Take the 2-minute tour ×
Cryptography Stack Exchange is a question and answer site for software developers, mathematicians and others interested in cryptography. It's 100% free, no registration required.

WEP is now considered as insecure. But how about the 256-bit WEP? Could someone explain why a 256-bit encryption isn't enough?

'A 256-bit WEP system is available from some vendors. As with the other WEP-variants 24 bits of that is for the IV, leaving 232 bits for actual protection. These 232 bits are typically entered as 58 hexadecimal characters. ((58 × 4 bits =) 232 bits) + 24 IV bits = 256-bit WEP key'

share|improve this question
add comment

1 Answer 1

Yes. 256-bit WEP is insecure. There are a broad range of attacks against WEP. Most of them aren't affected by the key length. Wikipedia has references to many attacks on WEP; for more, read those references. Don't use WEP. Go straight to WPA2.

share|improve this answer
    
No, I am not using WEP. Just trying to understand why 256-bit encryption is not strong enough. While 256-bit keys are considered secure, when talking about AES for example. What are the names of this attack? –  user129789 Jul 22 '13 at 4:01
    
@user129789, I've edited my answer to include a link to the Wikipedia article that lists a number of attacks on WEP. That should be enough to give you references to the research papers or other descriptions of those attacks. The problems in WEP have to do with mis-use of cryptographic primitives, and are not related to key length (longer keys can prevent exhaustive keysearch, but if the WEP attacks are shortcut attacks that do not need to try all possible keys). –  D.W. Jul 22 '13 at 4:07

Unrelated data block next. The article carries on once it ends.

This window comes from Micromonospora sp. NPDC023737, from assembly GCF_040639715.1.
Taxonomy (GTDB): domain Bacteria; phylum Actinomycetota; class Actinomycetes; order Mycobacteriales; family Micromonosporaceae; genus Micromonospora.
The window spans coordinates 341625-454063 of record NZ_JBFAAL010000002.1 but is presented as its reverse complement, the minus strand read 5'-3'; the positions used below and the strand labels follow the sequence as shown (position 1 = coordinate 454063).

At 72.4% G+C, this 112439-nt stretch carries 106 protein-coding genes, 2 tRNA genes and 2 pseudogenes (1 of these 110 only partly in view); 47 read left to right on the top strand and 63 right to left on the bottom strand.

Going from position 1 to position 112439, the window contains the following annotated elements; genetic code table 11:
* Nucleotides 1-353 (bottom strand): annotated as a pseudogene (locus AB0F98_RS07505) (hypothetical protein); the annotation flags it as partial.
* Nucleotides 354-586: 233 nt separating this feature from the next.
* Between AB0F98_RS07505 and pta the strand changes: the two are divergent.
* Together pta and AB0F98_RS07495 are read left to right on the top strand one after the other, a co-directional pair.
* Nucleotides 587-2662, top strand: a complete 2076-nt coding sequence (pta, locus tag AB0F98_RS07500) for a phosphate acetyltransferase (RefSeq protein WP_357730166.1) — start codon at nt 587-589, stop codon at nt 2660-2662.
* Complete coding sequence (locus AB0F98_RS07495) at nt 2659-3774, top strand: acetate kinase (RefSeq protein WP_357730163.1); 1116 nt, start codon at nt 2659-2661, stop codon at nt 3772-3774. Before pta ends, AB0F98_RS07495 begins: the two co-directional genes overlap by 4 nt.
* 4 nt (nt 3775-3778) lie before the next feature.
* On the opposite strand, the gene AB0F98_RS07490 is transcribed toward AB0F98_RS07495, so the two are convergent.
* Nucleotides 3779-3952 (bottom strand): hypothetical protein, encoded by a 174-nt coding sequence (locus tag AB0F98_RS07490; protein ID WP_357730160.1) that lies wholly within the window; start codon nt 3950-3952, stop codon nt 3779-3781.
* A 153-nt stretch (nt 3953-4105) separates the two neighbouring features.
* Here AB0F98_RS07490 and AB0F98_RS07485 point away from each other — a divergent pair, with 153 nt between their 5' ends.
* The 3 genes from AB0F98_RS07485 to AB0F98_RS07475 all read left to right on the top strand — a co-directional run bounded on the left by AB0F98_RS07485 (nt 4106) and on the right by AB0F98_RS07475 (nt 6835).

Wikipedia states that 'leaving 232 bits for actual protection'. So, you are saying that you don't need to crack the 232 bits? Then how many (bits) of the 232 bits do you need to crack? –  user129789 Jul 22 '13 at 4:16
1  
@user129789 Let me explain with an analogy: installing a super high security vault door won't matter if your window is open. Or the chimney, cellar door, back entrance and sewer connection for that matter. –  nightcracker Jul 22 '13 at 6:31
    
@nightcracker: Could you explain it with the probability distributions mentioned by the authors: 'Andreas Klein showed that there is a correlation in RC4 between Keybytes 1 to i-1, the keystream and the keybyte i. If the keybytes 1 to i-1 and the keystream are known, it is possible to guess the next unknown keybyte with a probability of about 1.36/256' –  user129789 Jul 22 '13 at 6:35
add comment

Your Answer

 
discard

By posting your answer, you agree to the privacy policy and terms of service.

Not the answer you're looking for? Browse other questions tagged or ask your own question.